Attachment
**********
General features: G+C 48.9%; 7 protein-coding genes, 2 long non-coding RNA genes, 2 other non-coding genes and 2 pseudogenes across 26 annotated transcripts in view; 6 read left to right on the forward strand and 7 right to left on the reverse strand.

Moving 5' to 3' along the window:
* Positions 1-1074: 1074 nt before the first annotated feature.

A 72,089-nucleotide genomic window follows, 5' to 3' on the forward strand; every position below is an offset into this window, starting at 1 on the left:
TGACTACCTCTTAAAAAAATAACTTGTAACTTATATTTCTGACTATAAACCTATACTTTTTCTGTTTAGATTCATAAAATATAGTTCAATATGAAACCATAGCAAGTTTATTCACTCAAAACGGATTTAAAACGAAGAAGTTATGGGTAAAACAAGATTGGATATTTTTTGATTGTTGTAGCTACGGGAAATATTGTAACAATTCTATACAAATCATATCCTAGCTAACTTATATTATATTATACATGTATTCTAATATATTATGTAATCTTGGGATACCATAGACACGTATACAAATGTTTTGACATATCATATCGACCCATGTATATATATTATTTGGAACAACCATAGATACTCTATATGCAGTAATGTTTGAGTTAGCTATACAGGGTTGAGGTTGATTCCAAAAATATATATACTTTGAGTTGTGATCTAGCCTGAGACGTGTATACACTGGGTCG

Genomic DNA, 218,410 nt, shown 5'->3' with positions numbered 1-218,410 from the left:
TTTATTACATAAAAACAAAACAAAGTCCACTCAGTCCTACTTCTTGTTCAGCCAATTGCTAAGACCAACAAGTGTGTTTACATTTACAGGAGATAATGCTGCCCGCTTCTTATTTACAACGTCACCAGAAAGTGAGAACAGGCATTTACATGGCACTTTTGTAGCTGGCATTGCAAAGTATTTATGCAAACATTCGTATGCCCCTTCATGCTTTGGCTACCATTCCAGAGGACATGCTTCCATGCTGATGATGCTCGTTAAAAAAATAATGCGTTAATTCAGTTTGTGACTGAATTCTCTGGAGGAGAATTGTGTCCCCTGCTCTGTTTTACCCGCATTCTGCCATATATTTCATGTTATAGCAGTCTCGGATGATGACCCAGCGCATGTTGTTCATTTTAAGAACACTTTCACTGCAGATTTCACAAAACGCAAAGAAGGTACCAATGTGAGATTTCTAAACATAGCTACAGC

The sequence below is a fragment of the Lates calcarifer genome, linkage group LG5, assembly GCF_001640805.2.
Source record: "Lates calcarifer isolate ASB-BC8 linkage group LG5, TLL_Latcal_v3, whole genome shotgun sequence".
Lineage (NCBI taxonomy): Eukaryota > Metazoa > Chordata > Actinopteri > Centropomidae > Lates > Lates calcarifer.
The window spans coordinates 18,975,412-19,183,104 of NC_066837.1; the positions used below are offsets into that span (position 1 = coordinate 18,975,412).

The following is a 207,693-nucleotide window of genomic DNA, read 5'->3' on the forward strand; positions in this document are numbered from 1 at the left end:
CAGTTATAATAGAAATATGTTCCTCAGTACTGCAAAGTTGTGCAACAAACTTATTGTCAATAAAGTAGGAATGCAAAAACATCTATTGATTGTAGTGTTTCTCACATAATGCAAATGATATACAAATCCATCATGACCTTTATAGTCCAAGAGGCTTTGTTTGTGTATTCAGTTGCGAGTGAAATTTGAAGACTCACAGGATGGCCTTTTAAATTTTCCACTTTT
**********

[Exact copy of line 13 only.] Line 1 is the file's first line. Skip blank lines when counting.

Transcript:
CAGTTATAATAGAAATATGTTCCTCAGTACTGCAAAGTTGTGCAACAAACTTATTGTCAATAAAGTAGGAATGCAAAAACATCTATTGATTGTAGTGTTTCTCACATAATGCAAATGATATACAAATCCATCATGACCTTTATAGTCCAAGAGGCTTTGTTTGTGTATTCAGTTGCGAGTGAAATTTGAAGACTCACAGGATGGCCTTTTAAATTTTCCACTTTT